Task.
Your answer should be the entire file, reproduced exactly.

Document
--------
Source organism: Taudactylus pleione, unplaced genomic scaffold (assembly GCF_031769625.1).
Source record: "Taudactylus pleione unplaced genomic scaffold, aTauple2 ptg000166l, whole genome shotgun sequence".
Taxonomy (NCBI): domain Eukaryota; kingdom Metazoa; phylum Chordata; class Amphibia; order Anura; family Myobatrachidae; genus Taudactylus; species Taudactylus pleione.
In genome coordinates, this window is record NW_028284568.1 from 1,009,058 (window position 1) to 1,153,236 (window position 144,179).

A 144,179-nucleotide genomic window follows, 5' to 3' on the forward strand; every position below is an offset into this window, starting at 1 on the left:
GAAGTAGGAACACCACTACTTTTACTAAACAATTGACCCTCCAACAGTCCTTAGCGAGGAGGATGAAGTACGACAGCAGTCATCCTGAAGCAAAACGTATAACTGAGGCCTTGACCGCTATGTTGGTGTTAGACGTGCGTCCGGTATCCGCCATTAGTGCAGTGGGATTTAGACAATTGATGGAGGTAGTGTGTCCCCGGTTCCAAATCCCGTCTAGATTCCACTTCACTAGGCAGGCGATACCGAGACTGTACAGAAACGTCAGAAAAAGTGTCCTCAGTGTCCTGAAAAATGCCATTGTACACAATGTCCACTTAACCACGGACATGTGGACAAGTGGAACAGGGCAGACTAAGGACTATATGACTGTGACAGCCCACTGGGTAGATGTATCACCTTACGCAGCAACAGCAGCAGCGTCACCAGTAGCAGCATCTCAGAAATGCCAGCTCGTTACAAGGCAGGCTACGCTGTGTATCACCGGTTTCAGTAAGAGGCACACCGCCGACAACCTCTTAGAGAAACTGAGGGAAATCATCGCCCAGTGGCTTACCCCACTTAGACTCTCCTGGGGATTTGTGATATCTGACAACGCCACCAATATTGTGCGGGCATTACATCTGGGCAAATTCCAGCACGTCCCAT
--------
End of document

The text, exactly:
Source organism: Taudactylus pleione, unplaced genomic scaffold (assembly GCF_031769625.1).
Source record: "Taudactylus pleione unplaced genomic scaffold, aTauple2 ptg000166l, whole genome shotgun sequence".
Taxonomy (NCBI): domain Eukaryota; kingdom Metazoa; phylum Chordata; class Amphibia; order Anura; family Myobatrachidae; genus Taudactylus; species Taudactylus pleione.
In genome coordinates, this window is record NW_028284568.1 from 1,009,058 (window position 1) to 1,153,236 (window position 144,179).

A 144,179-nucleotide genomic window follows, 5' to 3' on the forward strand; every position below is an offset into this window, starting at 1 on the left:
GAAGTAGGAACACCACTACTTTTACTAAACAATTGACCCTCCAACAGTCCTTAGCGAGGAGGATGAAGTACGACAGCAGTCATCCTGAAGCAAAACGTATAACTGAGGCCTTGACCGCTATGTTGGTGTTAGACGTGCGTCCGGTATCCGCCATTAGTGCAGTGGGATTTAGACAATTGATGGAGGTAGTGTGTCCCCGGTTCCAAATCCCGTCTAGATTCCACTTCACTAGGCAGGCGATACCGAGACTGTACAGAAACGTCAGAAAAAGTGTCCTCAGTGTCCTGAAAAATGCCATTGTACACAATGTCCACTTAACCACGGACATGTGGACAAGTGGAACAGGGCAGACTAAGGACTATATGACTGTGACAGCCCACTGGGTAGATGTATCACCTTACGCAGCAACAGCAGCAGCGTCACCAGTAGCAGCATCTCAGAAATGCCAGCTCGTTACAAGGCAGGCTACGCTGTGTATCACCGGTTTCAGTAAGAGGCACACCGCCGACAACCTCTTAGAGAAACTGAGGGAAATCATCGCCCAGTGGCTTACCCCACTTAGACTCTCCTGGGGATTTGTGATATCTGACAACGCCACCAATATTGTGCGGGCATTACATCTGGGCAAATTCCAGCACGTCCCAT